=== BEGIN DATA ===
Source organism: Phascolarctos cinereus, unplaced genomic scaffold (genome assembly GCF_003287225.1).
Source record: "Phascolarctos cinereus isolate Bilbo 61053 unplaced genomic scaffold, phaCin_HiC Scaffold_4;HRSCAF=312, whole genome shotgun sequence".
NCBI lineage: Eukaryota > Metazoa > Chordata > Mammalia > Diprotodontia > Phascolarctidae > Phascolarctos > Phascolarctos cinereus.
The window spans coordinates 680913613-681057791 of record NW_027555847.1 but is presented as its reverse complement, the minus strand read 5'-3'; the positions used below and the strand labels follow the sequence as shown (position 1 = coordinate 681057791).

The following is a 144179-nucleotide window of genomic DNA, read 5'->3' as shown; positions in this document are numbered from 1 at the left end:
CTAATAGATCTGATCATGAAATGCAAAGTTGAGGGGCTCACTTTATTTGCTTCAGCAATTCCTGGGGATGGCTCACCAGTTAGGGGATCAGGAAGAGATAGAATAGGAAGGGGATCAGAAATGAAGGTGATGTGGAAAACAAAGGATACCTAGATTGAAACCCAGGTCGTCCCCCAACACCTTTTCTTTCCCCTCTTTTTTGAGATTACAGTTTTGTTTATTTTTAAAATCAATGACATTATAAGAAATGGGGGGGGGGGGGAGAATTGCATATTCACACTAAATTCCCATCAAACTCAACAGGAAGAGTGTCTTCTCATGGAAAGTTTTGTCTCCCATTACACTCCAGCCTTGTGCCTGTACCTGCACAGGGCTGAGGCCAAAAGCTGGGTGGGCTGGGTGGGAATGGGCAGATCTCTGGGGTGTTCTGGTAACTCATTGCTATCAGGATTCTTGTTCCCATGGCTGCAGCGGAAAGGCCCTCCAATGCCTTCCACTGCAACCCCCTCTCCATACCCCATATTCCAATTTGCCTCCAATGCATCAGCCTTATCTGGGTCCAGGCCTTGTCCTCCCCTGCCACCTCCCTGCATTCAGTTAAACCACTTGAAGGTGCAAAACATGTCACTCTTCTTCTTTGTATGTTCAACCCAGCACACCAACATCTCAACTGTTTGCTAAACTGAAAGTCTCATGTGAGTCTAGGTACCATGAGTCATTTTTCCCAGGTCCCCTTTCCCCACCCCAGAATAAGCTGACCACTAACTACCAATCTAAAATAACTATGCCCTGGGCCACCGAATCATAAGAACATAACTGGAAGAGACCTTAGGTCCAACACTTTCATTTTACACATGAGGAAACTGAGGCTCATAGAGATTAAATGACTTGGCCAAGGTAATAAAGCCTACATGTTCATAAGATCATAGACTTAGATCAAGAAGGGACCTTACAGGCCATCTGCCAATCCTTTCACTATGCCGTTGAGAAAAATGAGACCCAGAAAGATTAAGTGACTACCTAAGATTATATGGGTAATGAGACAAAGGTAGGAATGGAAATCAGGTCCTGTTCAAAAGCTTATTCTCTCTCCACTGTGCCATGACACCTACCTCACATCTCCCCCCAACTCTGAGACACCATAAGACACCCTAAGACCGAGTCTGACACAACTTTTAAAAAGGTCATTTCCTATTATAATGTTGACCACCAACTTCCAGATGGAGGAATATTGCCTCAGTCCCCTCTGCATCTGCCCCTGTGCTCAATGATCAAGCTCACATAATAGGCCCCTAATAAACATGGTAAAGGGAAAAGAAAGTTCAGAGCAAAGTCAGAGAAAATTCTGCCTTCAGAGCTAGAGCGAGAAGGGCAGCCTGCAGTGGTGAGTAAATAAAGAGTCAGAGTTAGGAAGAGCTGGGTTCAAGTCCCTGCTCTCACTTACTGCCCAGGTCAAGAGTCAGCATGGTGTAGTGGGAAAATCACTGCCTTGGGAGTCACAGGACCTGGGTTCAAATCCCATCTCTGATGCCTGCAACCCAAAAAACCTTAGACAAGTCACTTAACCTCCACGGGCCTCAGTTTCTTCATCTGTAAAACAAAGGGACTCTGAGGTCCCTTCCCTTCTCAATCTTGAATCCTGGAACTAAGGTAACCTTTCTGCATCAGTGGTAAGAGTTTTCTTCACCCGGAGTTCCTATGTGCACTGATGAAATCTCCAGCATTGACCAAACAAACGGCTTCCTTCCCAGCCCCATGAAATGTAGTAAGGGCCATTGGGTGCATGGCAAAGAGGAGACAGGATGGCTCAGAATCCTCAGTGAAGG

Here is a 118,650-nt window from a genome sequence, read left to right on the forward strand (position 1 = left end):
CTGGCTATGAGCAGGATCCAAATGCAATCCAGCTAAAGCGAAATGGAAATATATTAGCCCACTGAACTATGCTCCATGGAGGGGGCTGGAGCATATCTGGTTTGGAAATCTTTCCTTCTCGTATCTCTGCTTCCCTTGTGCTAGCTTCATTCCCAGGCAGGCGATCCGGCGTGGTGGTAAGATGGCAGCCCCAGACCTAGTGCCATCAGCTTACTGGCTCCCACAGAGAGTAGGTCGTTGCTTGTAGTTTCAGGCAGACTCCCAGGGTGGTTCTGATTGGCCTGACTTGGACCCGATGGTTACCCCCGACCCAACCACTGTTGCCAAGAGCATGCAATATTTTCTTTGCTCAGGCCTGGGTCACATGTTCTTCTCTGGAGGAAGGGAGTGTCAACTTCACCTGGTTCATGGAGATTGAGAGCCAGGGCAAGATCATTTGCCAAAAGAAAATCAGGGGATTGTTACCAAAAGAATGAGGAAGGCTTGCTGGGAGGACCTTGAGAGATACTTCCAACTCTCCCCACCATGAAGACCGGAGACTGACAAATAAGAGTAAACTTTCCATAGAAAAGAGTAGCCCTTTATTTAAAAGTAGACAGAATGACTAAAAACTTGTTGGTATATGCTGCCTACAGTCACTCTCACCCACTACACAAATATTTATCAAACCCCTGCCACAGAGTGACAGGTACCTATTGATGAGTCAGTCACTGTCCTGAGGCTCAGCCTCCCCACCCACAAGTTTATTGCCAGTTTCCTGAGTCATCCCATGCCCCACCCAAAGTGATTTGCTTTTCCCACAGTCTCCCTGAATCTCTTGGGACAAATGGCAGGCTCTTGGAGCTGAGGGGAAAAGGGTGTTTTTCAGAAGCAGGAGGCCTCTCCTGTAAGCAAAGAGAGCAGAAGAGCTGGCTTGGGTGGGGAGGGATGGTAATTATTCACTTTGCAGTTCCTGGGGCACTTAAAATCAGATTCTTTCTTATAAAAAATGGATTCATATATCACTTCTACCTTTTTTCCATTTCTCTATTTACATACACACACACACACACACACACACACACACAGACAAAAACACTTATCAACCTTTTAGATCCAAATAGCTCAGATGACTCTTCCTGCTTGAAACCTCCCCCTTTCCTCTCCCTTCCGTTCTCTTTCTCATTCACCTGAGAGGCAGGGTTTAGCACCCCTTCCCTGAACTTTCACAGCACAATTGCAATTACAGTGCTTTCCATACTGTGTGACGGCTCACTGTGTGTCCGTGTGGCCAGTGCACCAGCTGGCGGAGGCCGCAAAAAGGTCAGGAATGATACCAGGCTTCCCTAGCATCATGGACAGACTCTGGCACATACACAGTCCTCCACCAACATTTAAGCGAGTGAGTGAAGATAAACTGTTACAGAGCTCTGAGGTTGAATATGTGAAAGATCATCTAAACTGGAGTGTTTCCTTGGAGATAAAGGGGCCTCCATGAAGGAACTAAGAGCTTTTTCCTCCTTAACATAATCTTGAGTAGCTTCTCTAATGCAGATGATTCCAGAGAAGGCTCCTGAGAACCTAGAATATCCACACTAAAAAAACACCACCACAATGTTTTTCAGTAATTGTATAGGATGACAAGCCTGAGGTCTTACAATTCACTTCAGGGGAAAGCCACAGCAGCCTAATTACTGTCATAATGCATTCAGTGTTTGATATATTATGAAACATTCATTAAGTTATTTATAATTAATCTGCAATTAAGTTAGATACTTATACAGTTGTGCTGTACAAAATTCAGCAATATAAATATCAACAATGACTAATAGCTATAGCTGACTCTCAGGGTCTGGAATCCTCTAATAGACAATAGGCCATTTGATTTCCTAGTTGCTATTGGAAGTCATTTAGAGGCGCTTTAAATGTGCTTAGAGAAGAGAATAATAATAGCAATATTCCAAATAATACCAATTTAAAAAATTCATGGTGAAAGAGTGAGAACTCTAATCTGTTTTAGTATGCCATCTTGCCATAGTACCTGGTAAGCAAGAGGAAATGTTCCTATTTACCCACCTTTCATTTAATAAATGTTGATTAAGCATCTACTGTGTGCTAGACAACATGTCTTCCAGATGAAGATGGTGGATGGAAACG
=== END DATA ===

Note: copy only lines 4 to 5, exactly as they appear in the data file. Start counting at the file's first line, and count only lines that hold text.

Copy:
The window spans coordinates 680913613-681057791 of record NW_027555847.1 but is presented as its reverse complement, the minus strand read 5'-3'; the positions used below and the strand labels follow the sequence as shown (position 1 = coordinate 681057791).

The following is a 144179-nucleotide window of genomic DNA, read 5'->3' as shown; positions in this document are numbered from 1 at the left end: